Putting the Short Squeeze on Options
By Mark Sebastian, OptionPit.com
One of the most profitable ways to trade is to spot a short squeeze in a stock, commodity, or index. They happen somewhat often in individual names, less often in commodities, and rarely in an index. Thus we are going to concentrate on looking at stock short squeezes which happen extremely often. In this chapter I will discuss what a short squeeze is, how to spot one, and finally how to trade a short squeeze using option trades in the simple form with a follow up in the form of a video that walks through a complex option approach.
What is a short squeeze?
Think of a name that makes no sense to the average trader. The valuation of that company is WHAT??? “So what?” traders might ask themselves. The trader reads online that the company is grossly overvalued based on where the company’s revenues and growth are at ‘current levels.’ However, there are pundits and ‘fanboys’ that are ecstatic about the name. “What this company is doing is creating a totally new space that will change millions of lives!” The long side might say, sometimes, but rarely, this explanation is right. Think of names like Facebook or Amazon that have faced doubts and proven themselves to be worth the hype. More often than not though the non-sensical valuation turns out to be true.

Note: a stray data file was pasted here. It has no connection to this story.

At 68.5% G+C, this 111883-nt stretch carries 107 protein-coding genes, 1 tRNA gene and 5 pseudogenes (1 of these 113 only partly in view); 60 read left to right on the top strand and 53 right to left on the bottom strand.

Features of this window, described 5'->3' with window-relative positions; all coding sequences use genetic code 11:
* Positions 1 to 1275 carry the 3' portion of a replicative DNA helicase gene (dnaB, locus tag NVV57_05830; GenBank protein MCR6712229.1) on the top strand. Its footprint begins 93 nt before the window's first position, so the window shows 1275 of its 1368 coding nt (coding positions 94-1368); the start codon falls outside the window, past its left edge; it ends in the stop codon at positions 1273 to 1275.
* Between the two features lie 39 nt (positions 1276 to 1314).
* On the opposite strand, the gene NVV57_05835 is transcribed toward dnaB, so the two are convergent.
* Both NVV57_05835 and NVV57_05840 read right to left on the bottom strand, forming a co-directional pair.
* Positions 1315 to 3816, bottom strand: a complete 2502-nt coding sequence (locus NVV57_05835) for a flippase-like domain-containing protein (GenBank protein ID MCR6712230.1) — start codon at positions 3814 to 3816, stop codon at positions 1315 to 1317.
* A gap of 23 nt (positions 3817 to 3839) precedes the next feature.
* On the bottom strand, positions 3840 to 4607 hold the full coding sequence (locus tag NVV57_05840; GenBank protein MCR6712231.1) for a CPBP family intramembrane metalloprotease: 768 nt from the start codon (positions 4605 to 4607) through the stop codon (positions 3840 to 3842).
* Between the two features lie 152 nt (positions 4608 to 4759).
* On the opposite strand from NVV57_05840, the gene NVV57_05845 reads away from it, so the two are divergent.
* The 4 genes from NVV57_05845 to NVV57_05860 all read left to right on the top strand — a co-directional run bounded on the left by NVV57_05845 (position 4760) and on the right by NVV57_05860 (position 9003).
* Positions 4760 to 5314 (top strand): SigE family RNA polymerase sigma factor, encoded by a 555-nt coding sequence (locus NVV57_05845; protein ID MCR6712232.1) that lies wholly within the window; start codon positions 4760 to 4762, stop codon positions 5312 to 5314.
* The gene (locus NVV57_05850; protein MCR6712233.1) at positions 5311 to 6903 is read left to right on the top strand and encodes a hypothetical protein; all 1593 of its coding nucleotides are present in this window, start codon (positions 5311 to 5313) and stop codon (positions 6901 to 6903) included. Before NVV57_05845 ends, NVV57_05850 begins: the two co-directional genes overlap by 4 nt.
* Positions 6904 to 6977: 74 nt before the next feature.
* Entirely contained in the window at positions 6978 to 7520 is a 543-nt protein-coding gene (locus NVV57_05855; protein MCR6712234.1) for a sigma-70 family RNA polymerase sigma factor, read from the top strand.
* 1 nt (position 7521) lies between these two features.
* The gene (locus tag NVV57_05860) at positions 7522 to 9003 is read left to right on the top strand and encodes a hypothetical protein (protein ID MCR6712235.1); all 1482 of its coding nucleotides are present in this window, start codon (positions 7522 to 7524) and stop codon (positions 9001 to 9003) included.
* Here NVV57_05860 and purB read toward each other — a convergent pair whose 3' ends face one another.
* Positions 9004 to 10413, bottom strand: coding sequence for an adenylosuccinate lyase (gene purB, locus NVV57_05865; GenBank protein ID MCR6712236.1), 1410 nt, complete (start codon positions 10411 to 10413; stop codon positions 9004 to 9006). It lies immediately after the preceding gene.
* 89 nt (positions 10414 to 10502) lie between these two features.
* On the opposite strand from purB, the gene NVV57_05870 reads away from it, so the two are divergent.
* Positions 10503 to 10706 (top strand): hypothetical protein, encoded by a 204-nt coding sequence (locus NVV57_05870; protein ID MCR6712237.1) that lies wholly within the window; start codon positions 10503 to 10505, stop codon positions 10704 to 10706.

Thus, a short squeeze is really created by two sides; on one side is a fundamental, if nonsensical demand for the company’s stock. This side truly believes in the vision and is willing to buy the stock up on this vision. On the other end is the widespread fundamental view that the company is not worth its current trading price and should be significantly lower. The result ends up, typically, crushing both sides of investors and making traders a lot of money if they know how to trade it.